Is it possible for a win to feel a bit like a loss?
The Vikings escaped Sunday's game against the Lions with a 19-17 victory thanks to a game-winning 54-yard field goal by Greg Joseph as time expired. It was their second win in the last three games, keeps their season alive, and eliminates the possibility of Mike Zimmer being fired this week.
And yet, it hardly felt like an achievement worth celebrating. The Vikings let one of the worst teams in the NFL hang around all day with mind-bogglingly conservative playcalling and decision-making, and it probably should've cost them a win. The Lions took a 17-16 lead after Alexander Mattison's late fumble and could've sealed the deal by merely covering Adam Thielen in the final minute of the game.
The Vikings should've won this game by multiple scores. Instead, they played it incredibly safe all day, giving Mattison 32 touches despite facing a secondary that had no answer for Justin Jefferson in the first half. It was one of the more head-scratching coaching efforts by the Vikings in recent memory and did nothing to suggest they have a realistic shot at getting into the playoff mix over the final 12 games of the season, especially with their next five coming against teams with winning records.
But they got the win, and at least for today, that's all that matters.
"It wasn’t the prettiest of wins, but it was a win, and we’ll take it," Zimmer said. "Sometimes when you win games like that, it’s a good thing because it evens out at some point if you can keep plugging along. I’m proud of our guys, the way they fought. Not particularly proud of the way we played, though."
Let's run through five takeaways from this wild game.
The Vikings can't keep playing this conservatively
What more can be said about the offensive playcalling and philosophy in this game?
Zimmer, Klint Kubiak, and the Vikings seemed completely content to pound the ball on the ground all afternoon long, for reasons that are beyond me. It's not like Kirk Cousins was getting heavily pressured when he dropped back, like last week. It's not like he wasn't having success through the air.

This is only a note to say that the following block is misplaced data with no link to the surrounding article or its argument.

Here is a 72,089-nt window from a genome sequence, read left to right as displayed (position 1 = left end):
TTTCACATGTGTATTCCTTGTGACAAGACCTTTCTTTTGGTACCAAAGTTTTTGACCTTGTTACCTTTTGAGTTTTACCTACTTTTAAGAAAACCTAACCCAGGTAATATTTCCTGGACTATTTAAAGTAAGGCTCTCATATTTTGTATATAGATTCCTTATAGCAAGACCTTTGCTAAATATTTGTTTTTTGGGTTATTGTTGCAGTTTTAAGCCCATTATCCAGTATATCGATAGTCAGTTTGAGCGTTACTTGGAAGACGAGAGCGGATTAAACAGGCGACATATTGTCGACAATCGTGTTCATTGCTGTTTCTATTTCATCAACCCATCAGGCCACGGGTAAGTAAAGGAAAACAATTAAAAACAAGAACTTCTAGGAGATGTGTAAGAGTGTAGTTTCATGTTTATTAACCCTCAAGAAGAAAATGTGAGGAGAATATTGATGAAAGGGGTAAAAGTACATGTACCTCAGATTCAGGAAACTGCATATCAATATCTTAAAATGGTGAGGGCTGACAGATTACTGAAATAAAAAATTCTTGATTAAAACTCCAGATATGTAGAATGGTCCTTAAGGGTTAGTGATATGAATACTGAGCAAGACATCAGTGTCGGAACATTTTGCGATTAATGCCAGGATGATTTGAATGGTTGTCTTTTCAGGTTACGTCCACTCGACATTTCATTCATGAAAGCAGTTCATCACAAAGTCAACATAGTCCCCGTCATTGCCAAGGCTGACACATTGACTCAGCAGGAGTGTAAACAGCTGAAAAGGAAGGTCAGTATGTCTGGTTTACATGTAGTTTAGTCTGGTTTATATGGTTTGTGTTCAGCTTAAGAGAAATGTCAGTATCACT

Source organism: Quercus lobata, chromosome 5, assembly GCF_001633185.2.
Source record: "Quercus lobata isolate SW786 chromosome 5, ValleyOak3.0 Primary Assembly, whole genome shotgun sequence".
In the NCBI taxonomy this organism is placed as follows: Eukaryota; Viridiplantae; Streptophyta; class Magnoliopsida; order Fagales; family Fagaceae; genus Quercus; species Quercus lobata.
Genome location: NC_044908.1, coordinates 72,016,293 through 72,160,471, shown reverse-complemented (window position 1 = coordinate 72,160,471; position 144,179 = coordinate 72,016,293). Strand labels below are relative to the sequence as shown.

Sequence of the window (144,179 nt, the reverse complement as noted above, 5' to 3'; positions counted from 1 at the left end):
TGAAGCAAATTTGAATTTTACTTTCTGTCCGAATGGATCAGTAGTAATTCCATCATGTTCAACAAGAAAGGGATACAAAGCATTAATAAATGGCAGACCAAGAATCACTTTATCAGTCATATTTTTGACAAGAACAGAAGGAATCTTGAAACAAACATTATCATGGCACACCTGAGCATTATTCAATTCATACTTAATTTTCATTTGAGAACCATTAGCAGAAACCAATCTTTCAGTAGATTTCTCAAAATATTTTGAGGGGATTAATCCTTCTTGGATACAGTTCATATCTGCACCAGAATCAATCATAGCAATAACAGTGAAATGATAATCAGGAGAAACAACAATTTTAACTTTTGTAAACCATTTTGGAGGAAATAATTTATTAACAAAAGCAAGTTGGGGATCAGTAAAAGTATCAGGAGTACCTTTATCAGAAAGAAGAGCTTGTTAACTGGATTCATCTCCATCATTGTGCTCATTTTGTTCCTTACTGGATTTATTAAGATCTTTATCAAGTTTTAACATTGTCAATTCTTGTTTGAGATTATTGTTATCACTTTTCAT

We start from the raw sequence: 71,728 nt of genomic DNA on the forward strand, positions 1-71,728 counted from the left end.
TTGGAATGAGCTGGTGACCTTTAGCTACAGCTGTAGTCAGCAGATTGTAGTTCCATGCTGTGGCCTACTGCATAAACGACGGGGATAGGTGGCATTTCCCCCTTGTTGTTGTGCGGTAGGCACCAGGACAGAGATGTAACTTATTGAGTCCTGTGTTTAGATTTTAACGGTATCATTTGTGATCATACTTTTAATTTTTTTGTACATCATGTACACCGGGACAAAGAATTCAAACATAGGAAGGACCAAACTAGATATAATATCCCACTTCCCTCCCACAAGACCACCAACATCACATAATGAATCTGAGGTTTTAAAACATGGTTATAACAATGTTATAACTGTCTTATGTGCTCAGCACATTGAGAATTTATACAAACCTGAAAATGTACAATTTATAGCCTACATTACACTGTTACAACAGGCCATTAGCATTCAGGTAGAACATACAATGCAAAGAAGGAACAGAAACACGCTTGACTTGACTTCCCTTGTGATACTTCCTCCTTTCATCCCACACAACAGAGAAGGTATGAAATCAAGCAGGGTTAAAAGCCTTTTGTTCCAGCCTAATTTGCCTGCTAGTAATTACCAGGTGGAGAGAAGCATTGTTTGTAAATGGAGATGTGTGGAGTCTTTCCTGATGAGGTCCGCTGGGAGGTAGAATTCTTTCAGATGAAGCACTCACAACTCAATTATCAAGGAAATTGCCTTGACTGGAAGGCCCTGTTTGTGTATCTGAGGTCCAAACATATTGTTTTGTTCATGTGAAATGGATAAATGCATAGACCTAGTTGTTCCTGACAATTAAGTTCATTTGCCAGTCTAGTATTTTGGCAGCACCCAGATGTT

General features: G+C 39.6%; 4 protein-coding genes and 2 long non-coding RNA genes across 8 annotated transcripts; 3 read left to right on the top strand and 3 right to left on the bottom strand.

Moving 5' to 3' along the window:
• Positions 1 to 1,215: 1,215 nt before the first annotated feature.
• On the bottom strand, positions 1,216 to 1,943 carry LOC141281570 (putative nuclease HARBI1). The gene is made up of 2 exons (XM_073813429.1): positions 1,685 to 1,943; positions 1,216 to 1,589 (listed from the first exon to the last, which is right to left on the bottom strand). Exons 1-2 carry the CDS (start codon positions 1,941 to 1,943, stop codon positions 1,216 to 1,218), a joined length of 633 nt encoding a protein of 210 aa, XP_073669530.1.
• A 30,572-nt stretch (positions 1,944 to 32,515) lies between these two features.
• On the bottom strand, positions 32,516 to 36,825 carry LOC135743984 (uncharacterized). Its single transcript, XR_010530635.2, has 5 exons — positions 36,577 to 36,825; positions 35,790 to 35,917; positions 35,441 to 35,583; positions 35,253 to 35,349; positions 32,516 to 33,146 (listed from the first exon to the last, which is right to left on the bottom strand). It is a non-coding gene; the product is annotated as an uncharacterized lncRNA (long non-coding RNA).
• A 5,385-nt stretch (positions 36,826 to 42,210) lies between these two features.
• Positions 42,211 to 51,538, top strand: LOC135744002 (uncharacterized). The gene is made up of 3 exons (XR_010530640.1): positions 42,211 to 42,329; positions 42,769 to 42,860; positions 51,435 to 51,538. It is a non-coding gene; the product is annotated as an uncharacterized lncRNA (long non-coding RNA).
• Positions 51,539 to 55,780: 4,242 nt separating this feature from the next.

Their offensive approach deserved to cost the Vikings the game.
It started right away. On their first drive, the Vikings ran it with Mattison on 2nd and 10, and then were bailed out by Jefferson on third down. Two plays later, they ran it on 2nd and 10 and lost two yards, forcing Jefferson to pick them up on third down again. Mattison then touched it two more times, gaining two yards and setting up another third and long. This time, the Vikings didn't convert it and had to settle for a field goal.
After a holding penalty in the second quarter, Cousins dumped a pass off to Mattison for three yards on 1st and 20 and then Kubiak called a run on 2nd and 17. That led to another field goal. Kubiak ran it again on 2nd and 15 early in the third, leading to a punt. A screen pass on 3rd and 16 picked up two yards later in that quarter. Early in the fourth, Mattison got all three touches on a three-and-out, including a run that lost a yard on 3rd and 3. The Vikings continued to run the ball and run the ball again late in the game when they had multiple chances to seal the game. It almost came back to bite them.
The most damning example of all came at the end of the first half, when Zimmer decided against trying to move the ball with 37 seconds and two timeouts.